To cut to the chase, Robert Bresson’s heartbreaking and magnificent Au Hasard Balthazar (1966)—the story of a donkey’s life and death in rural France—is the supreme masterpiece by one of the greatest of 20th-century filmmakers. Bringing together all Bresson’s highly developed ideas about acting, sound, and editing as well as grace, redemption, and human nature, Balthazar is understated and majestic, sensuous and ascetic, ridiculous and sublime. It would be a masterpiece for its soundtrack alone. Before the credits are over, solemn Schubert is interrupted by a prolonged hee-haw.
Three children baptize a baby donkey and thereby give him a soul. This innocence lasts about five minutes: A brief montage has Balthazar hitched, shod, and sentenced to a lifetime of labor. Marie, the girl who names him, grows up somber and slack jawed, regarding the world with a kindred steady gaze. Meanwhile, Balthazar is sold and resold; he’s saved by a drunken vagabond named Arnold; he briefly joins the circus (a truly magical interlude) and falls into the hands of the town miser (novelist Pierre Klossowski), who emerges from the midst of a teenage bacchanal in an example of Bresson’s unfailingly brilliant method of introducing characters.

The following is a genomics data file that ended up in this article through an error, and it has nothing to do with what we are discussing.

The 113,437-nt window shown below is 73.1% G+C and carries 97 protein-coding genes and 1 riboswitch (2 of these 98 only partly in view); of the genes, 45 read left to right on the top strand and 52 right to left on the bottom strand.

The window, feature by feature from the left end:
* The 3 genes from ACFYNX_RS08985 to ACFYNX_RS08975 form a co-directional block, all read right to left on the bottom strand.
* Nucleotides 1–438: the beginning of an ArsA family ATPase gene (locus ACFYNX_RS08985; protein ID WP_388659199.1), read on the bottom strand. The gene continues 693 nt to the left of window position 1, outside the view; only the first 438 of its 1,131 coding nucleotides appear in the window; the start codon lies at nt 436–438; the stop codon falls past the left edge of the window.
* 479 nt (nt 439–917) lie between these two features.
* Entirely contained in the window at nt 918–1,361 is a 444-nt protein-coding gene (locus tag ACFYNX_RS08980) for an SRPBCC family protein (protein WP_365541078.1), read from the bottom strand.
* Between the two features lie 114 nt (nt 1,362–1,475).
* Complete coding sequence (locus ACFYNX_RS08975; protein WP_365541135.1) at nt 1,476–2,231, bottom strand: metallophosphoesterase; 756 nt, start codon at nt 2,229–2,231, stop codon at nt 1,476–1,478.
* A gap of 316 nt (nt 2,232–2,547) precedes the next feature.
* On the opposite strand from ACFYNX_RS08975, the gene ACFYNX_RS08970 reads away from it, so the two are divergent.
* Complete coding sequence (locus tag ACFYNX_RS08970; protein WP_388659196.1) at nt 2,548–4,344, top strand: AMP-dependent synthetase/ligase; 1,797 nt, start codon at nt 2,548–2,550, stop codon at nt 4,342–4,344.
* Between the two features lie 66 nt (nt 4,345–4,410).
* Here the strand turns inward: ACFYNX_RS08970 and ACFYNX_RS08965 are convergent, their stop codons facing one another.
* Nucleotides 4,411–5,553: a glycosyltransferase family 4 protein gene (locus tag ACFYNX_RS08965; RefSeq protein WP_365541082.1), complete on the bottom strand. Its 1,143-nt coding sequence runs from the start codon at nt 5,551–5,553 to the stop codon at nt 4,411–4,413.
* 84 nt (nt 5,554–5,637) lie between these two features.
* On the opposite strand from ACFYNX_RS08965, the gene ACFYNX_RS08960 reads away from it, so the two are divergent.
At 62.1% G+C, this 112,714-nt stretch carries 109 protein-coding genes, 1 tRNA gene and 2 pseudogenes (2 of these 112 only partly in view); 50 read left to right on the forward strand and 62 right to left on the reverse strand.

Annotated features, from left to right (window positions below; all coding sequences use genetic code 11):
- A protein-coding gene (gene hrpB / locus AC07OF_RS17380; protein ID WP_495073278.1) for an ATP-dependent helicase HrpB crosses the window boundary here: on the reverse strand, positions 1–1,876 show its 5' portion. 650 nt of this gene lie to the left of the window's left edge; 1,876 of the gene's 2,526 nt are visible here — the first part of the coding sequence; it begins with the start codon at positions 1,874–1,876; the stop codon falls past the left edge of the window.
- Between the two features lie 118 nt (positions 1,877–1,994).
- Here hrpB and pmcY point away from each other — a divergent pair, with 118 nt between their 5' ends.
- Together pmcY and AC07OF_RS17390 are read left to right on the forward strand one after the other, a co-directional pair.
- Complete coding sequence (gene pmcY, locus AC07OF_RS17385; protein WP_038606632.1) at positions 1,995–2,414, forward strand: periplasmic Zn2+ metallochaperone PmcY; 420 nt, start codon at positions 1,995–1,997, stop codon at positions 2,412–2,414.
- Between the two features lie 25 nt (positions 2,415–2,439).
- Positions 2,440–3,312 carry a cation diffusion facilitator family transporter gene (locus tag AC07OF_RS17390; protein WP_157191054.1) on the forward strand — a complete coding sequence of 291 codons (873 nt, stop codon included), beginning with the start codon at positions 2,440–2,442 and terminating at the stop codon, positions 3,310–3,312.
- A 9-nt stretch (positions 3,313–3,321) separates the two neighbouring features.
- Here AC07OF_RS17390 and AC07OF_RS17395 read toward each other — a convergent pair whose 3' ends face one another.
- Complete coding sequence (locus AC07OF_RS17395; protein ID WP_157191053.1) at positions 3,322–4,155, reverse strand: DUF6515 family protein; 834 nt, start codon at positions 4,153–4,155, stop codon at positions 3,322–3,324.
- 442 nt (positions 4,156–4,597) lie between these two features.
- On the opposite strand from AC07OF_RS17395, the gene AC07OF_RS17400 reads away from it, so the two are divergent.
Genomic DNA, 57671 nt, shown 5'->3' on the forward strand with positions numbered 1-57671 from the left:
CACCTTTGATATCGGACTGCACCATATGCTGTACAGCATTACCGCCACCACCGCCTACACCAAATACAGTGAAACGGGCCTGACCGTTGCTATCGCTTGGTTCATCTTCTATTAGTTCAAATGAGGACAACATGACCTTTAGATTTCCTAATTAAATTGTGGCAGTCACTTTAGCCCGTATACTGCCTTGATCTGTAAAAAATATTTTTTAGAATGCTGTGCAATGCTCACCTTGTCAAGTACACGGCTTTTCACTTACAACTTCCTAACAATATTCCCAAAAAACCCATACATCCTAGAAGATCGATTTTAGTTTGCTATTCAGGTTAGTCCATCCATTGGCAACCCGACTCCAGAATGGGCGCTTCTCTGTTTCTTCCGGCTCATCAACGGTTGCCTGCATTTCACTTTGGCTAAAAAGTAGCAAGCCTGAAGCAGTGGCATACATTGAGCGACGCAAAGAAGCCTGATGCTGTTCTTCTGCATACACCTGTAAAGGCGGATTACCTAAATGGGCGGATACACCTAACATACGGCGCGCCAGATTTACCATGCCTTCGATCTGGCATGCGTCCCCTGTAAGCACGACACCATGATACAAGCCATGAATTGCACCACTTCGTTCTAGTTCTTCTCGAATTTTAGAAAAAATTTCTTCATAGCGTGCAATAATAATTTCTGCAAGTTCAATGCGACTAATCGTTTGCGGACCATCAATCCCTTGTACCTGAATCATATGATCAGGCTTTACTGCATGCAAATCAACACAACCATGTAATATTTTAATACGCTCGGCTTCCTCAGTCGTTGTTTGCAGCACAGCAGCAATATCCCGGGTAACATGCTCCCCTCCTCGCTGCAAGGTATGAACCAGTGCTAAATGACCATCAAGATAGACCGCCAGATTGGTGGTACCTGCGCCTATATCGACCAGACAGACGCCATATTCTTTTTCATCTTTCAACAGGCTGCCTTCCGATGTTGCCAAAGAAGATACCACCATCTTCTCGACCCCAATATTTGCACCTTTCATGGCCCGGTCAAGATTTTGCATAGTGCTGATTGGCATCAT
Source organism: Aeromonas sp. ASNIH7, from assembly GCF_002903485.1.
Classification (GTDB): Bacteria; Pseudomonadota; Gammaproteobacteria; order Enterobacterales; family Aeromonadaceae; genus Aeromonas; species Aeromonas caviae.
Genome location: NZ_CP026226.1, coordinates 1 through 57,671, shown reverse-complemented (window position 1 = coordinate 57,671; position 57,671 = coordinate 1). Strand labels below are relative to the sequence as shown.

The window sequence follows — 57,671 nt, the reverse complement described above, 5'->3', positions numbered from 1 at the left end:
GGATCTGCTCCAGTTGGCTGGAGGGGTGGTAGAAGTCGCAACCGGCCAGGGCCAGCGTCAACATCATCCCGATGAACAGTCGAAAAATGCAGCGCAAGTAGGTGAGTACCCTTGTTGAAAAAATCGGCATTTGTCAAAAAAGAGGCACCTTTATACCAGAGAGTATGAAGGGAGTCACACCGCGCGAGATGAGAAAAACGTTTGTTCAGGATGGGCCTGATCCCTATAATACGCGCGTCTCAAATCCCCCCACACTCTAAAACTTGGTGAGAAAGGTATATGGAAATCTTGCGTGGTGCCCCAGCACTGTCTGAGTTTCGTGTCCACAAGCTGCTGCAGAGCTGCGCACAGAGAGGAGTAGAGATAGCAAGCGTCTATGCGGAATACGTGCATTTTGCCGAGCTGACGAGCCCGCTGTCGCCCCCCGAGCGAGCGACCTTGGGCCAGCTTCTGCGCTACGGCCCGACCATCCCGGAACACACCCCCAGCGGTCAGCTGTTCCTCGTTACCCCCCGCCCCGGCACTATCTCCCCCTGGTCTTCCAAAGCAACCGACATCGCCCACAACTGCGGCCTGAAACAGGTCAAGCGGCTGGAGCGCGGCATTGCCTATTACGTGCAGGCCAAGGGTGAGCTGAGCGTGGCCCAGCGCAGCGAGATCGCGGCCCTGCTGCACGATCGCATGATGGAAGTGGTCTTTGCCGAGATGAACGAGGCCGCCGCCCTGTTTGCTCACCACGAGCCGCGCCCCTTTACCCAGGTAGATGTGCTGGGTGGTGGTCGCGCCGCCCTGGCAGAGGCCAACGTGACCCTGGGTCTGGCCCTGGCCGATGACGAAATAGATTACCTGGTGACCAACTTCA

Oblique as it is, Bresson’s narrative hints at an immense story involving betrayal, theft, even murder. But its real concern is the state of being. Crowned with flowers, spooked by firecrackers, struck without cause, Balthazar bears patient witness to all manner of enigmatic human behavior. This expressionless donkey is the most eloquent of creatures—he is pure existence, and his death, in the movie’s transfixing final sequence, conveys the sorrow that all existence shares.